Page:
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What is Melasma?

Melasma is a skin condition that is most commonly caused in women when progesterone and/or estrogen levels over stimulate the hormones that cause skin pigmentation. When a melasma outbreak is first seen, dark brown or grey spots erupt on the face creating patches on the skin. It is very typical in dark-skinned woman who are pregnant, but can occur in light-skinned woman as well, and sometimes men.

Epidemiology of Melasma and Chloasma

Many pregnant women who contract this skin oddity are left asking “what is Melasma?”. Expectant mothers are not the only people who come down with melasma. There are several known triggers that bring on a bout of this skin disorder including sun exposure, hormone replacement, intrauterine devices, oral contraceptives, scented or deodorant soaps, certain medications and hypothyroidism. When pregnant women get this disease, it is often referred to as chloasma.

Melasma is More Common to Develop in Women

If a person is asking “What is Melasma?”, the first thing they should know is it is more common in women between the age of 20 and 40. Rarely, it strikes women in childhood that are predisposed genetically to the condition. Only one in 20 men come down with melasma, usually dark-skinned men of Central American or Latin origin who a have a family history of melasma, or an over-exposure to sunlight. Exposure to the sun makes melasma worse and it is advised for patients to limit time outdoors.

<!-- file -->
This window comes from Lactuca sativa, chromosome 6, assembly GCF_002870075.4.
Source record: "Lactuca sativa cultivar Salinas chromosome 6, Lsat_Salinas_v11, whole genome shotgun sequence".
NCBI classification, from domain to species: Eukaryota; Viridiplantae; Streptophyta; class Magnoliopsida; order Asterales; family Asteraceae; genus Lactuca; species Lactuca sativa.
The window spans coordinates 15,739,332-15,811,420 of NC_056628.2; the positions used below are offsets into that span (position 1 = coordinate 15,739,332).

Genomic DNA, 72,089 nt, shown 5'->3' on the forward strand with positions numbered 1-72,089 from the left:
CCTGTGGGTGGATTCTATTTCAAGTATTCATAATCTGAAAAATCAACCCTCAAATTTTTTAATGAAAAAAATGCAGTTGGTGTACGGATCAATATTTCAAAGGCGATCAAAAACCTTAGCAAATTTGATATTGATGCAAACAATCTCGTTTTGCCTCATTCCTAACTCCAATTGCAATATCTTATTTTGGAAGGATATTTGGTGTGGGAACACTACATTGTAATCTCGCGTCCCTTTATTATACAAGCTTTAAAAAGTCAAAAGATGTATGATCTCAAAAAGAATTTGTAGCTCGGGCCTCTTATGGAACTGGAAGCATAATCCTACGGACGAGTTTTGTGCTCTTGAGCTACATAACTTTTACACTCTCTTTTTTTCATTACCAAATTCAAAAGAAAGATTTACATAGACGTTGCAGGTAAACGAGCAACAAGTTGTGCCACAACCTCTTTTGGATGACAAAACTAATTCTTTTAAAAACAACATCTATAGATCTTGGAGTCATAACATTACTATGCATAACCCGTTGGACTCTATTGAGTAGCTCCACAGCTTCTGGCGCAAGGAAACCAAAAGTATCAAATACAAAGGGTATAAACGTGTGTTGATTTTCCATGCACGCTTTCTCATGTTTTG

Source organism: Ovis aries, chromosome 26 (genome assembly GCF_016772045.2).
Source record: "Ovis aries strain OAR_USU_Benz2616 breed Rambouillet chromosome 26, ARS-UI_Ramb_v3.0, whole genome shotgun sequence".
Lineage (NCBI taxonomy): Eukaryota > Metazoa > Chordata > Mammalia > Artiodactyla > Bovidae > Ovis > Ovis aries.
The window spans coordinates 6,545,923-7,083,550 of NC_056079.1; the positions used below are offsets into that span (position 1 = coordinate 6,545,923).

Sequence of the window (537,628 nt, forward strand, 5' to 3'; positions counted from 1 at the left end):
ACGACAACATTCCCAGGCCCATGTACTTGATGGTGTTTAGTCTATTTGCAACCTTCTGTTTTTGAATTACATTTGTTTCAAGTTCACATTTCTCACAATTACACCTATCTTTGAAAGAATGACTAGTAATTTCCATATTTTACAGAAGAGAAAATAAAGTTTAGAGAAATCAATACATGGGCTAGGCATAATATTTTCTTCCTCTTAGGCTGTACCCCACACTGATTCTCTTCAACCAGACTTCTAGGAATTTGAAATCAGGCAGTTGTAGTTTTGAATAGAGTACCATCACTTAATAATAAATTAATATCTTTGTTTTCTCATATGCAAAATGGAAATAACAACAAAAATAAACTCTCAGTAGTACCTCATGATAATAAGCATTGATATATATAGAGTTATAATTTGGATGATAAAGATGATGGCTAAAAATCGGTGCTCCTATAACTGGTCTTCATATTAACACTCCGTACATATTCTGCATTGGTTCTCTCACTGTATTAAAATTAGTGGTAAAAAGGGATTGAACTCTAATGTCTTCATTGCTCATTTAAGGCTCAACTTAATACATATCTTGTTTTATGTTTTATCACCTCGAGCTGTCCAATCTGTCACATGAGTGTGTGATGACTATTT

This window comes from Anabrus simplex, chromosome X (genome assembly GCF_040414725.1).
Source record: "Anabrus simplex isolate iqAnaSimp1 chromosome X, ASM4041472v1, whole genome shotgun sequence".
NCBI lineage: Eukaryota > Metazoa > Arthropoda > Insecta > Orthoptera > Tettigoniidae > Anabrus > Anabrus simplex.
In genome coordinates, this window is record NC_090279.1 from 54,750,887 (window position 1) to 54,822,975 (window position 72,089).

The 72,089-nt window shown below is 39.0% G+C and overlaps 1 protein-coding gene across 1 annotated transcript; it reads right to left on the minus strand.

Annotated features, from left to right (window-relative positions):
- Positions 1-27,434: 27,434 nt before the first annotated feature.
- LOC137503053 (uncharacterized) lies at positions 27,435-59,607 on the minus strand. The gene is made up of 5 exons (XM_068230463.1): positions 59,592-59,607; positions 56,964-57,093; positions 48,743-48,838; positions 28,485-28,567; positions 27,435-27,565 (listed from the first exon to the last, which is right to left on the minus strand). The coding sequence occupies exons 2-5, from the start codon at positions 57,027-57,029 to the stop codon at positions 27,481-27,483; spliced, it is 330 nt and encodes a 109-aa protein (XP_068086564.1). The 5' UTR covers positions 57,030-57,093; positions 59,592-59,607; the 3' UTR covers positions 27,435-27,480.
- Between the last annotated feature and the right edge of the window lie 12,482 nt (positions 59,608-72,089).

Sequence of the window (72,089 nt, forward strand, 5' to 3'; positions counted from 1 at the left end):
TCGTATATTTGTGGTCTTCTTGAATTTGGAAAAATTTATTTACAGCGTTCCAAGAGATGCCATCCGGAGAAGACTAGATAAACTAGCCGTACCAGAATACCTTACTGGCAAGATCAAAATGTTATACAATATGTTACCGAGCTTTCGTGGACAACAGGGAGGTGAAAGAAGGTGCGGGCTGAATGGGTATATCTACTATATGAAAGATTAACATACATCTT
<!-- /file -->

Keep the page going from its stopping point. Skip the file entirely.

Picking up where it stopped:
The Mask of Pregnancy

By far, the largest group of melasma sufferers is pregnant women that contract chloasma, birth control users and women utilizing hormone replacement therapy. The patches, which can begin as small moles, develop over time and usually first appear over the nose, cheeks and forehead. The small moles become worse, growing in size and forming irregularly shaped patches over the epidermal layer of the skin. In most cases, these patches appear in uniform size across both sides of the face.

Treatments for Melasma and Chloasma

Melasma can be very tough to treat and response times to therapies can be slow and frustrating. A combination of measures is usually employed to reduce the irritation including discontinuing any medications that may be inflaming the condition, use of broad-spectrum sunscreen, topical therapies such as corticosteroids, oral medication or facial peels with alpha hydroxyacids including glycolic acid and lactic acid.

Machine Therapies for Melasma and Chloasma

In addition, machines can be used to slough off epidermal pigmentation caused by melasma. Destroying the pigment is one of the easiest solutions to clearing this skin problem. These machines, known as IPL's, pulse intense light through the skin layers, but results can take time. However, about 30% of melasma sufferers achieve complete healing through this light therapy method.


What is Melasma